A number of patients interpret shockwave therapy as receiving an electric shock or something similar, which (understandably) causes them to hesitate, and in some cases refuse this as a treatment option. Pinnacle Health Group Melbourne and Pinnacle Health Docklands are here to not only put your mind at ease about some of these common misconceptions, but also give you the facts behind these controlled sonic pulses used in treating of common tendinopathies.
Compared with other connective tissue treatment therapies, Shockwave therapy is still relatively new to the scene. First fact – the biological effects of sound waves on living tissue were first discovered during World War II, where it was confirmed that some divers suffered lung damage as a result of experiencing shockwaves caused by explosives detonating underwater. The shockwaves were very powerful and damaged tissue; this led to thorough analysis and then research of the focused therapeutic soundwaves at different frequencies, and their effects on the body. This research evolved in to modern shockwave therapy.
The very first example of shockwave therapy being used as a treatment is Lithotripsy – unbeknownst to many, this standard kidney stone therapy is performed using soundwaves, which break the kidney stone into small enough pieces so it can pass through the urinary tract. It wasn’t until the 1990’s however that medical practitioners began applying the same technology for the treatment of tendon related conditions.
Shockwave therapy is also known as Radial Shockwave Therapy and Extracorporeal Shockwave Therapy.
What is clinical shockwave therapy really?
While it is still somewhat of a medical mystery as to how these sonic pulses heal tendons – they do, and that’s the most important thing right! Simply put, it’s nothing more than high energy soundwaves that are applied directly to your body’s tissue via the skin. This generates a chemical and physical response, which in turn activates the body’s healing process, giving your journey to recovery a timely nudge. It is widely believed among practitioners that the shockwaves result in somewhat of a “micro-trauma”, and the consequent inflammation may promote faster healing.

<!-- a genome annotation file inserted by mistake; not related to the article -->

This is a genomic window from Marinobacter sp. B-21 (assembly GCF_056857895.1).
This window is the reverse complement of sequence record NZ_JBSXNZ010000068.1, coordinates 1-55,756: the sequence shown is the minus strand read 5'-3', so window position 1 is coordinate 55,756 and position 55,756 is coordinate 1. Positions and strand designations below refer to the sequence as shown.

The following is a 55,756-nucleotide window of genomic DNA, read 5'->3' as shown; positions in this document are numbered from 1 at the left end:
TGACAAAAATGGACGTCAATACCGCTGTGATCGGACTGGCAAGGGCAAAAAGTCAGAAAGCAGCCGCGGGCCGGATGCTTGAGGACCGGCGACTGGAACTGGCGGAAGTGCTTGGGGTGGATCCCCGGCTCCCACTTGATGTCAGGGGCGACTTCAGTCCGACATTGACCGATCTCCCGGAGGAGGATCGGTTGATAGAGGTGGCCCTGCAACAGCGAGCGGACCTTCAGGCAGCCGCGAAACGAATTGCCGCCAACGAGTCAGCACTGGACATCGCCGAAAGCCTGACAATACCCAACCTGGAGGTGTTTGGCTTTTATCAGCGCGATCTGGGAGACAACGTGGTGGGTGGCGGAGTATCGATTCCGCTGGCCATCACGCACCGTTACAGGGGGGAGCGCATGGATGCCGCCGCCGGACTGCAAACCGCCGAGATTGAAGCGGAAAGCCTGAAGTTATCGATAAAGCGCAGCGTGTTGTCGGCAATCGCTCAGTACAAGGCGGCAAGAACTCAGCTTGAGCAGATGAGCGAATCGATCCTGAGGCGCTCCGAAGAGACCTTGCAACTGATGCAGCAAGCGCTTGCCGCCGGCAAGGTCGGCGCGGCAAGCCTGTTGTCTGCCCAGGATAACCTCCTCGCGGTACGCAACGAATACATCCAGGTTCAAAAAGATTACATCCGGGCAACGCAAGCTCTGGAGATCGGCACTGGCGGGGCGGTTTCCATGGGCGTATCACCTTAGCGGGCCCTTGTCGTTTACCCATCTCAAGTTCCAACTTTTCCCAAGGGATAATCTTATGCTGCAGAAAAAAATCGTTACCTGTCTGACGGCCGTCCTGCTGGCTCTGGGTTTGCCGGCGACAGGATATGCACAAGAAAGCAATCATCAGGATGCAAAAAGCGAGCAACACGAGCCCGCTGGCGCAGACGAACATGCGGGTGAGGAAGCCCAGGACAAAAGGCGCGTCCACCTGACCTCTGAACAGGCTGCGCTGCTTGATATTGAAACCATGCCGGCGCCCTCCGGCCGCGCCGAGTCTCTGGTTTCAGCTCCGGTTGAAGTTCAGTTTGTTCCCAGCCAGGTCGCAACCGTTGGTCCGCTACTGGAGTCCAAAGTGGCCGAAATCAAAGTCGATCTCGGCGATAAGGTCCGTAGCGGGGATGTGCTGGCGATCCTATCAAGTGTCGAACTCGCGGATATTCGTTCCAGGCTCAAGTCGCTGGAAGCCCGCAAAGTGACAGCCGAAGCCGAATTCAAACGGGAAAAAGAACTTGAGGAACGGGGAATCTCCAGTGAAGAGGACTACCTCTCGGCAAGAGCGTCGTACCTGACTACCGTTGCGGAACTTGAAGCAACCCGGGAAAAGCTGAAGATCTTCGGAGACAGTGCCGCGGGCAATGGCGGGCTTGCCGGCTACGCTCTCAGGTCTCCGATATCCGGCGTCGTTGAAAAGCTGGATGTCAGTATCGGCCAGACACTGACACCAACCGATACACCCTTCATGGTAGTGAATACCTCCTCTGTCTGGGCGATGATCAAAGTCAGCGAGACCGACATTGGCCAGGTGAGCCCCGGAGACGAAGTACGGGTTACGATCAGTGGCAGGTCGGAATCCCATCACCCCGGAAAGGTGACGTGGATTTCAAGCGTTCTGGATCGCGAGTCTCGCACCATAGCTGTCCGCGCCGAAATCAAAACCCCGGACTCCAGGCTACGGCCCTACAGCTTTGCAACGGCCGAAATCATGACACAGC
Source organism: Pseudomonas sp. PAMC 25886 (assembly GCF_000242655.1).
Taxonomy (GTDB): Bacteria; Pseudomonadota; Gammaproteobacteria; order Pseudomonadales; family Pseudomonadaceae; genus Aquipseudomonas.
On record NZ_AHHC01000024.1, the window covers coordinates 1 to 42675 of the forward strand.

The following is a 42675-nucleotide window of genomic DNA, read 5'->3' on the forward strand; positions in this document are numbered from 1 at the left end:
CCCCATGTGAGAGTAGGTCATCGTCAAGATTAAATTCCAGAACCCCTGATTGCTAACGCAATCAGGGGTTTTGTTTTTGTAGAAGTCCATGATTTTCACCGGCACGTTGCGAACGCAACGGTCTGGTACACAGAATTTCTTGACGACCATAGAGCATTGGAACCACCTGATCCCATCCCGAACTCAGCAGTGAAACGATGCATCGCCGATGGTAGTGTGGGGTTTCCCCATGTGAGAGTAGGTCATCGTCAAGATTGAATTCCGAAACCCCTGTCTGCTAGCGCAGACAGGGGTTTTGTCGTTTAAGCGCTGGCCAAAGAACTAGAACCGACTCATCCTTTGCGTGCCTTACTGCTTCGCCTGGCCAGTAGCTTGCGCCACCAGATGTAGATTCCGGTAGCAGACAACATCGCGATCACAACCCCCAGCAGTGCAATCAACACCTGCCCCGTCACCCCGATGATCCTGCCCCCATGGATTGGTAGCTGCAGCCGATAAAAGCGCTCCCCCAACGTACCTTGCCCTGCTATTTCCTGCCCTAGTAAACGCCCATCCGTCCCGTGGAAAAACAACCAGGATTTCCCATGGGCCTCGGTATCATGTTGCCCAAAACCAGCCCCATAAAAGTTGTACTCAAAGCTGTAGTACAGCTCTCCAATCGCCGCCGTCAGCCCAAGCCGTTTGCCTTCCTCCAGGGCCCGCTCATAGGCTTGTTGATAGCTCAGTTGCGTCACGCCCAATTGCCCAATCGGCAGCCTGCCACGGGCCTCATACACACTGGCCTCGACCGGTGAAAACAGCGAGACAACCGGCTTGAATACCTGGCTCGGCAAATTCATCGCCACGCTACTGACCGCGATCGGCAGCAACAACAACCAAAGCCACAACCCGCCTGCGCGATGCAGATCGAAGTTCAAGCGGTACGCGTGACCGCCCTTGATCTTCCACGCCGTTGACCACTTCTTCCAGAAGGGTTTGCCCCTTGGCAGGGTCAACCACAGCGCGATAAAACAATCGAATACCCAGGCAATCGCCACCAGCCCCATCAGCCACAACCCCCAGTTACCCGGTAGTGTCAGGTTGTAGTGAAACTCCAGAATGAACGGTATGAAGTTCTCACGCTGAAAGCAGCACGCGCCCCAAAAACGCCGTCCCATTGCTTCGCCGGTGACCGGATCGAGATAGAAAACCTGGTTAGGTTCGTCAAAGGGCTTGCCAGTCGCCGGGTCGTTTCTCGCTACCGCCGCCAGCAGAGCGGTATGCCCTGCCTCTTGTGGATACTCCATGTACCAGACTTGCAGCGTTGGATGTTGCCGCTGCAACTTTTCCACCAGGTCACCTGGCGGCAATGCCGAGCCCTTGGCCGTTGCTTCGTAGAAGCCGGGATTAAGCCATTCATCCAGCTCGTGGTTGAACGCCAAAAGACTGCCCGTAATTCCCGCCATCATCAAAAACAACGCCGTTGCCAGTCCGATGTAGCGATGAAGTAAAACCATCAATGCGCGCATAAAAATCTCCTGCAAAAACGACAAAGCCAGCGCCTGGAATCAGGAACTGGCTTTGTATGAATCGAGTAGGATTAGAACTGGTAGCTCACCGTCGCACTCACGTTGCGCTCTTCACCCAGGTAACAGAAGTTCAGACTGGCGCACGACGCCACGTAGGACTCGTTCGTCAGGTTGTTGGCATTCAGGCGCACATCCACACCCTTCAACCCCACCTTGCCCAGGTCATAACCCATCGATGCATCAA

What conditions can be treated with shockwave therapy?
- plantar fasciitis (heel spurs),
- Achilles tendonitis,
- patellar tendinitis (jumper’s knee),
- medial tibial stress syndrome (shin splints),
- Proximal hamstring tendonitis.
- gluteal tendinitis,
- lateral epicondylitis (tennis elbow),
- medial epicondylitis (golfer’s elbow),
- shoulder tendonitis.
- muscle strains
Shockwave therapy has a number of applications when it comes to the clinical management of patients conditions due its varied physiological and biological effects.
Does it really work?
A number of studies have been conducted which have shown the effectiveness of shockwave therapy as a treatment for these conditions. Better yet, the studies undertaken had no reports of any side effects.
So what can I expect from shockwave treatment?
Your highly experienced clinician applies the device to the injured area and delivers the sonic waves for between 10 and 20 minutes. While some patients have reported mild discomfort during the treatment, there are no reports of lasting discomfort and patients are able to continue normal activities between sessions. Although you will likely feel a noticeable improvement in pain after the first session, you may need up to six treatments to achieve desired results.
Pinnacle Health Group Melbourne CBD and Docklands use the latest in shockwave technology, equipped with the DolorClast Master Touch. Not only is it the highest quality unit of the market, it also has the largest body of evidence to back it up. Expertise coupled with the latest technology means you’re sure to receive the Pinnacle in Health Care.